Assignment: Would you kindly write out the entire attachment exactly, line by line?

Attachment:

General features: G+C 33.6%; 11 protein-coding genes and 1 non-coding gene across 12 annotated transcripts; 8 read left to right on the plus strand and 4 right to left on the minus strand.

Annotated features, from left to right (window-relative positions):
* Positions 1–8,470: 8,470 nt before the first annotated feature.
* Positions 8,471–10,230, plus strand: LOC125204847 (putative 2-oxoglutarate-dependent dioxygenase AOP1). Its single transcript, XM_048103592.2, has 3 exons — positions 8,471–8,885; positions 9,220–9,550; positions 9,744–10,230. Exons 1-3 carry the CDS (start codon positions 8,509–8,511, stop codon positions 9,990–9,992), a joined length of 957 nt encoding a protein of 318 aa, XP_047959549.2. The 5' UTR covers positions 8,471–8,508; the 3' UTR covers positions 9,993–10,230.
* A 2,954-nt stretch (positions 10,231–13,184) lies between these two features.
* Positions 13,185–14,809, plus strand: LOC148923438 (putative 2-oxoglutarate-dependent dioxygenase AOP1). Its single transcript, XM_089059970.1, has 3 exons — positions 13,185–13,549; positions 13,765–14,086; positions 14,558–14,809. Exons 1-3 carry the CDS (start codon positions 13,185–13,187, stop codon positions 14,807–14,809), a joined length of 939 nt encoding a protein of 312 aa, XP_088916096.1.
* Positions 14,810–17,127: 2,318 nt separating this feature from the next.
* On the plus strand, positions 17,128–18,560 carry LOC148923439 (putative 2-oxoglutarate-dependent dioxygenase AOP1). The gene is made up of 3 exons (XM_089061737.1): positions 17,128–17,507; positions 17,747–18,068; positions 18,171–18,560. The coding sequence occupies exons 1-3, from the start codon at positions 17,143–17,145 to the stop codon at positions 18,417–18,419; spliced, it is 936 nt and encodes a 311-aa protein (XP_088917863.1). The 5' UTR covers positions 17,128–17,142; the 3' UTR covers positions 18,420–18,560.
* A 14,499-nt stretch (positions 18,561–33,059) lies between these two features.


General features: G+C 33.6%; 11 protein-coding genes and 1 non-coding gene across 12 annotated transcripts; 8 read left to right on the plus strand and 4 right to left on the minus strand.

Annotated features, from left to right (window-relative positions):
* Positions 1–8,470: 8,470 nt before the first annotated feature.
* Positions 8,471–10,230, plus strand: LOC125204847 (putative 2-oxoglutarate-dependent dioxygenase AOP1). Its single transcript, XM_048103592.2, has 3 exons — positions 8,471–8,885; positions 9,220–9,550; positions 9,744–10,230. Exons 1-3 carry the CDS (start codon positions 8,509–8,511, stop codon positions 9,990–9,992), a joined length of 957 nt encoding a protein of 318 aa, XP_047959549.2. The 5' UTR covers positions 8,471–8,508; the 3' UTR covers positions 9,993–10,230.
* A 2,954-nt stretch (positions 10,231–13,184) lies between these two features.
* Positions 13,185–14,809, plus strand: LOC148923438 (putative 2-oxoglutarate-dependent dioxygenase AOP1). Its single transcript, XM_089059970.1, has 3 exons — positions 13,185–13,549; positions 13,765–14,086; positions 14,558–14,809. Exons 1-3 carry the CDS (start codon positions 13,185–13,187, stop codon positions 14,807–14,809), a joined length of 939 nt encoding a protein of 312 aa, XP_088916096.1.
* Positions 14,810–17,127: 2,318 nt separating this feature from the next.
* On the plus strand, positions 17,128–18,560 carry LOC148923439 (putative 2-oxoglutarate-dependent dioxygenase AOP1). The gene is made up of 3 exons (XM_089061737.1): positions 17,128–17,507; positions 17,747–18,068; positions 18,171–18,560. The coding sequence occupies exons 1-3, from the start codon at positions 17,143–17,145 to the stop codon at positions 18,417–18,419; spliced, it is 936 nt and encodes a 311-aa protein (XP_088917863.1). The 5' UTR covers positions 17,128–17,142; the 3' UTR covers positions 18,420–18,560.
* A 14,499-nt stretch (positions 18,561–33,059) lies between these two features.